Monday, February 20, 2012

Our Awesome Ocean!

Today's blog: Awesome Things in the Ocean!!

Sit back and enjoy some fun facts and pretty photos to keep your week rollin'!

A shaggy mouse nudibranch underwater
at Point Hudson (photo by Elise Gorchels)

Did you know...

- Some nudibranchs (sometimes known as "sea slugs" but they're really so much cooler!) have the ability to not only eat the stinging cells found in jellyfish and anemones without injury, but actually pass them through their digestive tract un-activated and use them for their own defense??  One local species that has this ability is commonly known as the "shaggy mouse"

- The geoduck (pronounced "goey duck"), found intertidally in the Puget Sound, is the world's largest intertidally found clam, weighing in at an average of 2.2 pounds.  They can grow to be upwards of 10 pounds each and live to over 100 years!  If you've got eight minutes to kill, check out the video of Mike Rowe harvesting them for Dirty Jobs:

A GPO (not actually so "giant", it was approximately the size
of a grapefruit) out for an underwater stroll at
 Redondo (photo by Elise Gorchels)

- There are 289 known species of octopus worldwide; only two of them are known to live (or at least commonly found) in the Puget Sound.  They are the Giant Pacific Octopus (or GPO as many divers and marine enthusiasts refer to them) and the Red Octopus. 

- Hermit crabs have bodies that coil either to the right or the left.  Similarly, snail shells coil in either direction.  If a hermit crab finds an appropriately sized home, but it coils the wrong direction, he is out of luck!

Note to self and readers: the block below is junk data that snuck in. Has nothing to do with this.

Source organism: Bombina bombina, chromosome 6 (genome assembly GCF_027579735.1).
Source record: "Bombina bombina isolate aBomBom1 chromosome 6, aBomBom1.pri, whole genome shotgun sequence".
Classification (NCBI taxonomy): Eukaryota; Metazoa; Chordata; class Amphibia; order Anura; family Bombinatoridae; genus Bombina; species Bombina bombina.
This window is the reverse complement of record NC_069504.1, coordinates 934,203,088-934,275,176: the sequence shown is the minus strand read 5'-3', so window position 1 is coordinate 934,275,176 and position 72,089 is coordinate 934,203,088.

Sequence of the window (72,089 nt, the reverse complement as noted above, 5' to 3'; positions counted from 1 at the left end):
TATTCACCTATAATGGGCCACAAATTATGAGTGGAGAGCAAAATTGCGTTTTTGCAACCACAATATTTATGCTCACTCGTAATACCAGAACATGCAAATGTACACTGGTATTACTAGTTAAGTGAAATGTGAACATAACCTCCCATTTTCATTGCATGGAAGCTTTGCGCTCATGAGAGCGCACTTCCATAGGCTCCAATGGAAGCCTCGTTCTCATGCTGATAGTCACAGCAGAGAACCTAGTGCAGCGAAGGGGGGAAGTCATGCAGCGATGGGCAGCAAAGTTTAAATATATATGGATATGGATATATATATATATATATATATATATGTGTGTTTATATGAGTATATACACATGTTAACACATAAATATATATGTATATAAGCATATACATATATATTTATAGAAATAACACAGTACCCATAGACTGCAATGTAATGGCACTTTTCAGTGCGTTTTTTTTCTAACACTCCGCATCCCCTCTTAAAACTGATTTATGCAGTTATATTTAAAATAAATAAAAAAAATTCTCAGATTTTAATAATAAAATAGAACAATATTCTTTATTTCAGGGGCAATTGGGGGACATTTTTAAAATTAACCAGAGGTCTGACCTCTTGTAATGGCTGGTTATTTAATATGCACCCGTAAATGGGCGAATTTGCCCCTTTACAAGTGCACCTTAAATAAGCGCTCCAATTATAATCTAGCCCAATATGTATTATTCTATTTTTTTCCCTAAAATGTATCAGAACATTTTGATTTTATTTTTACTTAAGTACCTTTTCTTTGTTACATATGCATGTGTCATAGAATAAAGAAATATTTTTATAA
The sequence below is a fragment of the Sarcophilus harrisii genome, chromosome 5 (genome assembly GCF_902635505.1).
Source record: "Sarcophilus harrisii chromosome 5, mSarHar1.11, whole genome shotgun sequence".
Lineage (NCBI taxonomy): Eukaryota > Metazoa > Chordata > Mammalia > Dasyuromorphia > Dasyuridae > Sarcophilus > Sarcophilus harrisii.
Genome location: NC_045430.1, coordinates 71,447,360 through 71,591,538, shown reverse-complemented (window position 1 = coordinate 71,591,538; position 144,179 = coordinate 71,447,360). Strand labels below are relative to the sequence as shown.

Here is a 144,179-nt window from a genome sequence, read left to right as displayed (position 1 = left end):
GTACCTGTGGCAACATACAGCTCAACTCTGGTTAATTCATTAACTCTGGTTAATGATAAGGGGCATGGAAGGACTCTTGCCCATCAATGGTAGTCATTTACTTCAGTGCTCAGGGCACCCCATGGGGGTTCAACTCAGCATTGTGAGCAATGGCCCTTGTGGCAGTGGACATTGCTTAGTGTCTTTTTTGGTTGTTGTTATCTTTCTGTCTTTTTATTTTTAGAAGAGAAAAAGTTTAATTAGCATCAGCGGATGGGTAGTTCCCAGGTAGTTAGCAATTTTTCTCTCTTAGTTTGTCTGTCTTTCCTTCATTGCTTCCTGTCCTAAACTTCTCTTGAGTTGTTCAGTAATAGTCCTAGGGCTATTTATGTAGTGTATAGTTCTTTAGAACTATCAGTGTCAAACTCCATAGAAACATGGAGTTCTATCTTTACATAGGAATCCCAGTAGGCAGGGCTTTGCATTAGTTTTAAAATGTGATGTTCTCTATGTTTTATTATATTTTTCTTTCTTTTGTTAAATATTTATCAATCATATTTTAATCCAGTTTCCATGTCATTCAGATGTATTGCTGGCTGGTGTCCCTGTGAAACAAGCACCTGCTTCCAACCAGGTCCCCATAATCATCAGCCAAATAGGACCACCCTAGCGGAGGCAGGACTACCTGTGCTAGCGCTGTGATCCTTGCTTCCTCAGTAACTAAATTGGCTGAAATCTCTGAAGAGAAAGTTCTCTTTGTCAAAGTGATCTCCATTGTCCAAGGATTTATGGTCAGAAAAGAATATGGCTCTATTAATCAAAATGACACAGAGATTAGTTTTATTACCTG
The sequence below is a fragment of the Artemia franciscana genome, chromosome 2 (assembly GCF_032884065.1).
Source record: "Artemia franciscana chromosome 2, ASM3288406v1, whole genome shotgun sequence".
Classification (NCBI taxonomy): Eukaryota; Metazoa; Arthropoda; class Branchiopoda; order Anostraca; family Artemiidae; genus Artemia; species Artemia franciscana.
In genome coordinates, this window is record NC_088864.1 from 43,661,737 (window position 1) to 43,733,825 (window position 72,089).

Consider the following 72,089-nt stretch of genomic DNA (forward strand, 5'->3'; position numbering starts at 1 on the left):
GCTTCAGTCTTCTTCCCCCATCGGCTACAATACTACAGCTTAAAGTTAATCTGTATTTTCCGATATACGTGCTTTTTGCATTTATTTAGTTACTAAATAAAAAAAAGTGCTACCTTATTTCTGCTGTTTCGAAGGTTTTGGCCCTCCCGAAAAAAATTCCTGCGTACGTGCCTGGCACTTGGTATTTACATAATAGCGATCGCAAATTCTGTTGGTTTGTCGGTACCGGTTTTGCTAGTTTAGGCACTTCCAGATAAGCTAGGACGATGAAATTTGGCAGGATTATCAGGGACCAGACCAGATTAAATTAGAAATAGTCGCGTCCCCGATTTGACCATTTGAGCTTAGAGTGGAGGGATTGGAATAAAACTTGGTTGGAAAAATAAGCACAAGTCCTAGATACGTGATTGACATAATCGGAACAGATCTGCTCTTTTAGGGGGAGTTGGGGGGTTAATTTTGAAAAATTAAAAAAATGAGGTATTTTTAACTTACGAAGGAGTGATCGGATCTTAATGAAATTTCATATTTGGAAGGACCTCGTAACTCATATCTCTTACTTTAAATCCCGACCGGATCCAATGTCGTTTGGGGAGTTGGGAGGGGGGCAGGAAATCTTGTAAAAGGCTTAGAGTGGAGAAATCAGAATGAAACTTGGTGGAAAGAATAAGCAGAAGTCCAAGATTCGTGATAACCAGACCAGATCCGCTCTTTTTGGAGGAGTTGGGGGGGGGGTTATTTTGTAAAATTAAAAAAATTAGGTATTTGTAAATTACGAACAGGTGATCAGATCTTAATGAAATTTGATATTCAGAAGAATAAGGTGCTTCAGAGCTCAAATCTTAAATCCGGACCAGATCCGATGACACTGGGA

It's cool, I'll just hide behind this...foliage...(photo taken at Les Davis pier by Elise Gorchels)
 - Many people have heard that sea stars can regenerate lost limbs, but did you know they can regenerate more than that?  All that is required is one intact arm and 1/5 of their central disc (the part that the arms all attach to)  In theory, you could cut a sea star into five exactly equal portions, and end up with five sea stars!
-Anemones are animals, not plants, and are capable of moving when they find their habitat undesireable.  Some species, such as the swimming anemone, move by contracting alternating sides of their column.  Others might detach and inch along the bottom, and still others will completely roll in their foot (the part of their body that attaches to the surface they live on) and flip on their side, rolling much like a barrel in the current.

A Painted anemone at Langley Tire Reef (photo by Elise Gorchels)

That's all for now!  Stay tuned for updates on our marine exhibit tanks, which will reopen in April and recaps from our annual auction, happening March 10th!


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